VI. Earth Life Emergence: Development of Body, Brain, Selves and Societies
5. Gender Complements: A Woman's Wisdome
As we continue to consider individual persons, the most significant feature of anyone’s life is surely their gender. As we well know, feminine and masculine identity roles have historically been replete to this day with self-serving cultural agendas, distortions, definitions, and resultant abusive injustice, that is to say defined by men. We are aware, for example, of the September 2017 Scientific American Gender issue and do not wish to add one more opinion. Rather, into these later 2010s, via an emergent, bicameral humankinder, it might be finally possible to cite a natural, cosmic phenomenal basis for egalitarian complementarities, which by this advance may at last be properly understood. As this sourcebook tries to document, the worldwise discovery of a greater organic genesis which exists on its own (truly a woman’s ecosmos) can reveal innate, constant bigender principles, as they array across, distinguish and inform a familial procreation.
Adenzato, Mauro, et al. Gender Differences in Cognitive Theory of Mind Revealed by Transcranial Direct Current Stimulation on Medial Prefrontal Cortex. Nature Scientific Reports. 7/41219, 2017. Eight neuroscientists mainly from the University of Turin describe a sophisticated imaging study of the relative abilities of men and women to perceive and respect other people’s mental states. Once again they quantify that men focus on discrete, agental objects, while women are more sensitive to and considerate of personal emotions and contextual situations.
Gender differences in social cognitive processes are a long discussed issue, in particular those concerning ToM. The main theoretical framework in this respect is the empathizing/systematizing theory of psychological sex differences proposed by (Simon) Baron-Cohen, according to which females are, on average, more disposed to an empathizing style to identify others’ mental states in order to predict their behavior and respond with an appropriate emotion. On the other hand, males are, on average, more disposed to a systematizing style to predict and to respond to the behavior of non-agentive deterministic systems by inferring the rules that govern such systems. This theory has been supported by behavioral studies showing that female subjects, compared to their male counterparts, score higher on tests related to the affective dimension of social cognition, such as emotion recognition, social sensitivity, empathy, and emotional intelligence. (1)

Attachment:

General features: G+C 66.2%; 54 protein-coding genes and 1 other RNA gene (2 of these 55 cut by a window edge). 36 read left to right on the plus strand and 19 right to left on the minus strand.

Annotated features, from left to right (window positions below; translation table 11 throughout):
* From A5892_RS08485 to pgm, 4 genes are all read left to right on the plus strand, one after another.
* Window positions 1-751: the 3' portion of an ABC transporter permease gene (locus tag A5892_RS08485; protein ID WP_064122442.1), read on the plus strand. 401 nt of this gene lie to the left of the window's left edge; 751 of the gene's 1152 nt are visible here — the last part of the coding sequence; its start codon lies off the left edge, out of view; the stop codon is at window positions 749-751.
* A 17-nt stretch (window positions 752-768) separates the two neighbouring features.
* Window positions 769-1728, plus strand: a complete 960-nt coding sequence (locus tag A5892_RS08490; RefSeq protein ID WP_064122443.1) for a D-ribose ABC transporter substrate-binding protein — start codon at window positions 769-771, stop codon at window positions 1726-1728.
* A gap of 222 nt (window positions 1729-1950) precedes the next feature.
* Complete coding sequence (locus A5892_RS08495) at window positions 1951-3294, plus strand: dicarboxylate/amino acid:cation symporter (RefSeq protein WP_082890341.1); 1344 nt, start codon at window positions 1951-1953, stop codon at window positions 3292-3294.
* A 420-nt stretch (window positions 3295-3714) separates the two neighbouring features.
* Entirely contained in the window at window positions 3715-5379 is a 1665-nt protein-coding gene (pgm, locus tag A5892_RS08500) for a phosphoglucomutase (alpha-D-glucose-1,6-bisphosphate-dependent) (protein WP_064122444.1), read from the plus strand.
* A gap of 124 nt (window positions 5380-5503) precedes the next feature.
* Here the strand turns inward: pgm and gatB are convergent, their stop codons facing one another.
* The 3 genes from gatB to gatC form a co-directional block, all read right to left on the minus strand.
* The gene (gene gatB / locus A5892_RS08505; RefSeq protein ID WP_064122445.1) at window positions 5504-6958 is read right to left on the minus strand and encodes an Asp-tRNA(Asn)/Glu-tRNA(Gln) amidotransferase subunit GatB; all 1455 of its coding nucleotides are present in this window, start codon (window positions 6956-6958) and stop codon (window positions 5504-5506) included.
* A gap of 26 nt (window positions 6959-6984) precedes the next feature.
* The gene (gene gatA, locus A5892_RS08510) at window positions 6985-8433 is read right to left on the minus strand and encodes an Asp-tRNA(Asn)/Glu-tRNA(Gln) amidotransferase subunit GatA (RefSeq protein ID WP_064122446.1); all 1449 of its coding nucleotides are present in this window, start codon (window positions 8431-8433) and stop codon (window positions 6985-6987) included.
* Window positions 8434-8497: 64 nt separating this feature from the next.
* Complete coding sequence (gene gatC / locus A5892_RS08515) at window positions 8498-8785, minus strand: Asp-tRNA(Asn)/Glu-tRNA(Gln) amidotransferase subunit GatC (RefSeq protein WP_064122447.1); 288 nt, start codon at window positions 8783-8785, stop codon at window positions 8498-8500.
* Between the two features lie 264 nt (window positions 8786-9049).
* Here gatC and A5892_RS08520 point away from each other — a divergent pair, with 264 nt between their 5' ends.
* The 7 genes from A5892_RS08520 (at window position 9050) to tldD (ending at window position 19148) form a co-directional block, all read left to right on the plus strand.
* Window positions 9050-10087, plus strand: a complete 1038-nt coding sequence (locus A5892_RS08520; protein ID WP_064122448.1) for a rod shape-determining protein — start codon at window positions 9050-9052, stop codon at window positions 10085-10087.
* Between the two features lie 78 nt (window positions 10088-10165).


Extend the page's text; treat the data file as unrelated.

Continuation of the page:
Ahmed, Durre. Women, Psychology and Religion. Ahmed, Durre, ed. Gendering the Spirit. London: Zed Books, 2002. Drawing on Jungian psychology as opposed to an ego-based Freudian view, a complementarity of feminine and masculine qualities can elucidate the hero myth, along with east and west religions and especially southern and northern cultures. At present the male patriarchal north is quite oppressing and exploiting the feminine southern hemisphere.
Life is male and female. The graphic representation of the Chinese Yin and Yang in a circle is a symbol of this totality. In Jungian terms masculine and feminine are psychological-symbolic concepts in which, for example, ‘masculinity’ may represent a certain type of reason, one that is penetrative and analytic. Similarly, ‘feminine’ represents a different sort of intellectual attitude, one that is receptive, poetic, more inner-oriented rather than an external, action-focused view. (83)
Allen, Prudence, RSM. The Concept of Woman. Vol. II: The Early Humanist Reformation (1250-1500). Grand Rapids, MI: Eerdmans Publishing, 2002. This definitive work which follows Volume I covering 750 B.C. to 1250 chronicles a progression from a dominate masculine phase to a fractional polarity and on to a preferred “integral gender complementarity” in the Renaissance. These two editions are also an extraordinary source for the views of woman philosophers on the subject.
Barnes, Craig. In Search of the Lost Feminine. Golden, CO: Fulcrum Publishing, 2006. Many works document the matriarchal nature of early civilizations, circa 1500 BCE, which were founded upon the fecund round of seasons and cycles of life, passage and rebirth. A classic example is Minoan culture on the island of Crete. What makes this book special is that its author came to the subject through his experience as a trial lawyer in defense of a woman’s right to equal wages. But the judge would not consider as evidence their long history of disenfranchisement under a patriarchal dominance which overtook the original maternal matrix. Through much travel to archeological sites, Barnes, who has also mediated ethnic cleansing and water issues in Central Asia, makes a vital case for this innately feminine milieu, and goes on to chide its replacement by a ‘warrior civilization,’ rapacious to this day.